Thursday’s heavy snow that hit parts of western New York state will continue into Friday, when the worst of a potentially historic storm could cause downed trees and property damage.
“Snowfall will create near-zero visibility, difficult to impossible travel, damage to infrastructure and paralyze the hardest-hit communities,” the National Weather Service said Thursday. “This event will be accompanied by very cold air, with temperatures as low as 20 degrees below normal expected through the weekend.”
Areas east of Lake Erie and Ontario could see snowfall rates of more than 3 inches per hour, accompanied by occasional lightning and gusty winds, the weather service warned.
“The level of snow falling at that intensity is what is dangerous because of the lack of visibility on the roads,” New York Gov. Cathy Hochul said Thursday as she declared a state of emergency in 11 counties.
“When it comes down to that speed, it’s almost impossible to clear the road to make it safe to travel on,” Hochul said. “It won’t be safe for drivers to get back on the roads for a significant amount of time.”
As of Thursday afternoon, commercial traffic has been closed for about 130 miles of the New York State Thruway (Interstate 90) in Rochester and Buffalo counties to the Pennsylvania border, Hochul’s office said. In addition, other major interstates including the 90, 290 and 990 were also closed.
He urged residents to exercise caution this weekend, with Hochul describing the storm as a “major, major” snowfall event that could be as life-threatening as the November 2014 blizzard that killed 20 people in the Buffalo area.
Additionally, officials in Erie County, New York, which includes Buffalo, also declared a state of emergency and banned driving beginning Thursday night.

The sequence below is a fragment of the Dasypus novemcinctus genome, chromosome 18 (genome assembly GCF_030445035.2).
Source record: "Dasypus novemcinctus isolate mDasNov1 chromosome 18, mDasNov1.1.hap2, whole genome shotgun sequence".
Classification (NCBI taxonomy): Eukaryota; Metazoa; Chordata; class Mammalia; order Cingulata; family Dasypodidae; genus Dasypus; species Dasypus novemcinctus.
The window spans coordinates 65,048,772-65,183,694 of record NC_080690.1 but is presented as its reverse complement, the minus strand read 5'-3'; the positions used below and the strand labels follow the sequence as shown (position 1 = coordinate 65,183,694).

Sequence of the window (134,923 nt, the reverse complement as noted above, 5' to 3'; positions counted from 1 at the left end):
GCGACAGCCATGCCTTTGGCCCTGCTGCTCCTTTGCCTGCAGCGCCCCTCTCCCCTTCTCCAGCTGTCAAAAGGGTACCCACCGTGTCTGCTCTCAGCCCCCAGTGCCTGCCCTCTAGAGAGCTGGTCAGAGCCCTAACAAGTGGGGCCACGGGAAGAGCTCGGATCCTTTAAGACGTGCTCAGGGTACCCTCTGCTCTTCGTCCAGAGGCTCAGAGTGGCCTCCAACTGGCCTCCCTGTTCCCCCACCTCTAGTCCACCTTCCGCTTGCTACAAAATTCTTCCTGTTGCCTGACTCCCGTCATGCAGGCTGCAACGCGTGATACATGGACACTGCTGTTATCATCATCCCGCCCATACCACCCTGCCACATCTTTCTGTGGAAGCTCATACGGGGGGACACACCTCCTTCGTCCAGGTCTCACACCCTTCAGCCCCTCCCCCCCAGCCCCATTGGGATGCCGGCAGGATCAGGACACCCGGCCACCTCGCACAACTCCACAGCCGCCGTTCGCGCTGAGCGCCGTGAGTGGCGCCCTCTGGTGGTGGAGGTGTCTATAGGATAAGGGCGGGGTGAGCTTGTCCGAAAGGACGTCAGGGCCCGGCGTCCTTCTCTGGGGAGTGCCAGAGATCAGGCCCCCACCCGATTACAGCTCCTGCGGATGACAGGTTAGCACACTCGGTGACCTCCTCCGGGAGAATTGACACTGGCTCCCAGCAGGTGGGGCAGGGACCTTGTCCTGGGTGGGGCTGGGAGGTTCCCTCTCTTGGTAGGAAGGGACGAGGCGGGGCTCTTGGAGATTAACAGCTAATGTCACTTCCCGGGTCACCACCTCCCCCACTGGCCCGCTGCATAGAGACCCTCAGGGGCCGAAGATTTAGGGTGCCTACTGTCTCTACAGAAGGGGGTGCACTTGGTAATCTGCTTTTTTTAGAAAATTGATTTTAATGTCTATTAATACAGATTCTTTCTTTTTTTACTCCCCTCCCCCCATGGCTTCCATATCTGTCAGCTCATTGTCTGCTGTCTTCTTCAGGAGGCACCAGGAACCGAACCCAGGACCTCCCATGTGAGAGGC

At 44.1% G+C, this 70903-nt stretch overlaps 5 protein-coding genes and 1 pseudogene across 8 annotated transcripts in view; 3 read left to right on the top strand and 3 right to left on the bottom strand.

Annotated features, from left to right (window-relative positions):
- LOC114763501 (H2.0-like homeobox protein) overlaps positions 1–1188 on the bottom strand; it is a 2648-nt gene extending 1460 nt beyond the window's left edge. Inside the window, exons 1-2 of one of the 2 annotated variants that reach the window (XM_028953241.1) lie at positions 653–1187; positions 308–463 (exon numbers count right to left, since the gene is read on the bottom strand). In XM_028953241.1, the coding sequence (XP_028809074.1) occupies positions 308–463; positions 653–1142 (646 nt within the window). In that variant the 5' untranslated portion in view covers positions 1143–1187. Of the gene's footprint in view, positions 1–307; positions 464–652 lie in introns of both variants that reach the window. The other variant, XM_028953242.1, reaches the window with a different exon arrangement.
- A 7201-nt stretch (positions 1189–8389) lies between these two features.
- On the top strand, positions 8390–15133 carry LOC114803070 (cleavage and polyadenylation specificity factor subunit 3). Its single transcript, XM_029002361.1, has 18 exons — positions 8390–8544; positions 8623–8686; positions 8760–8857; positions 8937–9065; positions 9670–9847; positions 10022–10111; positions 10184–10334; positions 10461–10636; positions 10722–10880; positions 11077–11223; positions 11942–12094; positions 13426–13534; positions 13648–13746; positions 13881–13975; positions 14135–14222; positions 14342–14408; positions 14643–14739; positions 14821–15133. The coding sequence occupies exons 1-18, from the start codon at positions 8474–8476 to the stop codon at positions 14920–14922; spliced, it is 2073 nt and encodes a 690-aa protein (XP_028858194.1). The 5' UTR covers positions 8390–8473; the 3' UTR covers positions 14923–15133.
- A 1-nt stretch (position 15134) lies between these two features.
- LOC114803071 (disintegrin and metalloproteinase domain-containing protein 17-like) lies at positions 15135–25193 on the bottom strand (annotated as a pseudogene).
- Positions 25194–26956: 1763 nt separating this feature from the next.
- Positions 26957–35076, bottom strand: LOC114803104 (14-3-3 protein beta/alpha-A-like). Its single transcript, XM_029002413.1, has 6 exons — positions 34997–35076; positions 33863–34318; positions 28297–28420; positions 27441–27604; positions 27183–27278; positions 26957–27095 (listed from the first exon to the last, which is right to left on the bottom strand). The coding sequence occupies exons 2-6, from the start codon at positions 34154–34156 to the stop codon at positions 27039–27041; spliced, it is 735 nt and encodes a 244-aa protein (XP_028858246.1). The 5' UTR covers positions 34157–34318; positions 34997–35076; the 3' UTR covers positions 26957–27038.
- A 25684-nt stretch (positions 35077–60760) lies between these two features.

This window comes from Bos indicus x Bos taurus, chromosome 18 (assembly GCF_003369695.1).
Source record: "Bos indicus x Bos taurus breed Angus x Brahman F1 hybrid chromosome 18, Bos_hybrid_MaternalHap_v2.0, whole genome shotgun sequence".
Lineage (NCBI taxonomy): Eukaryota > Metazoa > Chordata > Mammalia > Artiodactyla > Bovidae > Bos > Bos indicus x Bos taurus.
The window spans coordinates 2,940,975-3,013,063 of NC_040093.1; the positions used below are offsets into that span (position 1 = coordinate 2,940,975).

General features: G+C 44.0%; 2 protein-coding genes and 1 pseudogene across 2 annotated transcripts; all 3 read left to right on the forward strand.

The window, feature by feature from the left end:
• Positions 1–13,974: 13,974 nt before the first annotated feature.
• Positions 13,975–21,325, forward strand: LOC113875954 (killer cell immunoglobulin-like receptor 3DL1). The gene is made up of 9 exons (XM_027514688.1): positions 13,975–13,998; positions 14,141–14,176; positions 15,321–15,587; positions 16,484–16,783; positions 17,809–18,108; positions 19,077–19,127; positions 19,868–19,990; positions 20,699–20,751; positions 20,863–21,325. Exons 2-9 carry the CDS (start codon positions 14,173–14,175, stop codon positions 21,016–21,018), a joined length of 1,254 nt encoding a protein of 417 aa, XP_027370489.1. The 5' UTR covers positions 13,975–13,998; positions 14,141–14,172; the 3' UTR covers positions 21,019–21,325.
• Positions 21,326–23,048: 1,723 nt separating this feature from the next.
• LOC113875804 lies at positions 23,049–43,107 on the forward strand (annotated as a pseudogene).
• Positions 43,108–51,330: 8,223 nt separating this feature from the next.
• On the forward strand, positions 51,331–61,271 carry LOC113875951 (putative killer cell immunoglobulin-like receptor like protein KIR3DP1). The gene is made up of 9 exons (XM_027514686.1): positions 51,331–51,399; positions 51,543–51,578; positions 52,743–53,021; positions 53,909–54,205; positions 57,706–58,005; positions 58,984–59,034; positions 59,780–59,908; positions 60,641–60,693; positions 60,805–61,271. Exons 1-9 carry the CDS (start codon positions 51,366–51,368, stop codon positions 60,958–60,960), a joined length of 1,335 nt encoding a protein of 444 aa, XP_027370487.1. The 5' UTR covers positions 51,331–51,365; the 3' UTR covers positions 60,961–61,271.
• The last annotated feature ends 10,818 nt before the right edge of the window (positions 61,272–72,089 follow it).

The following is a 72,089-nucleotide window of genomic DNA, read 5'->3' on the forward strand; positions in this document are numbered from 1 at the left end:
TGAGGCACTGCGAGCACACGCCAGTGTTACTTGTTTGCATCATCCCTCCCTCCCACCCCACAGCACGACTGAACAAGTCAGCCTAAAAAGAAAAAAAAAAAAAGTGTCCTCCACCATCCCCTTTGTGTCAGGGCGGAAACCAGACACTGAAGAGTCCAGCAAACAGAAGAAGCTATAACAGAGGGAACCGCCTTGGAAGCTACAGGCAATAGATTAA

“(The storm’s) lake-induced snow is very heavy and can cause tree limbs to fall and damage vehicles, property or power lines. Watch where you park and be aware of your surroundings when outside,” Erie County officials wrote online.
The storm’s heaviest snow is expected to hit the Buffalo, New York, area, where more than 4 feet could accumulate, a historic forecast not seen in more than 20 years. The city’s highest three-day snowfall is 56.1 inches, which occurred in December 2001, according to CNN meteorologist Brandon Miller.
And given the rapid rate of snowfall, Buffalo can see a month’s worth of snow in just a few hours. That could make this month the snowiest November since 2000, when the city totaled 45.6 inches for the entire month, Miller added.
Already Thursday evening, residents of Williamstown in Oswego County near Lake Ontario saw 24 inches of snow, according to the weather service.
Some areas in neighboring Oneida County received 14 inches of snow Thursday night, according to the weather service.
Friday alone could bring more than 2 feet of snow, making it one of Buffalo’s snowiest days, according to Miller.
“Heavy lake-effect snow from Lake Erie at snow rates of 2-3″ per hour will continue to make for extremely difficult travel this evening for the Buffalo metro area east to Batavia, as well as the Oswego area near Lake Ontario,” the National Weather Service said. in Buffalo said Thursday night
Lake-effect snow occurs when very cold, windy conditions build up over a relatively warm lake, meaning the lake can be 40 degrees while the air is below zero, Miller explained. The temperature bump causes instability, which allows for the cheapest winter weather.
Due to a weather emergency, Sunday’s NFL game at Orchard Park, N.Y., between the Buffalo Bills and Cleveland Browns has been moved to Detroit, the league announced Thursday.
About 6 million people were under snow warnings Thursday across the five Great Lakes states, from Wisconsin to New York, CNN meteorologist Dave Hennen said. Lake-effect snow will continue into Sunday in areas downwind of the Great Lakes, the National Weather Service said.
Other areas affected by the storm include parts of the Upper Peninsula and western Lower Peninsula of Michigan, where gusty winds and heavy snow will also lead to near-zero visibility and unsafe travel conditions.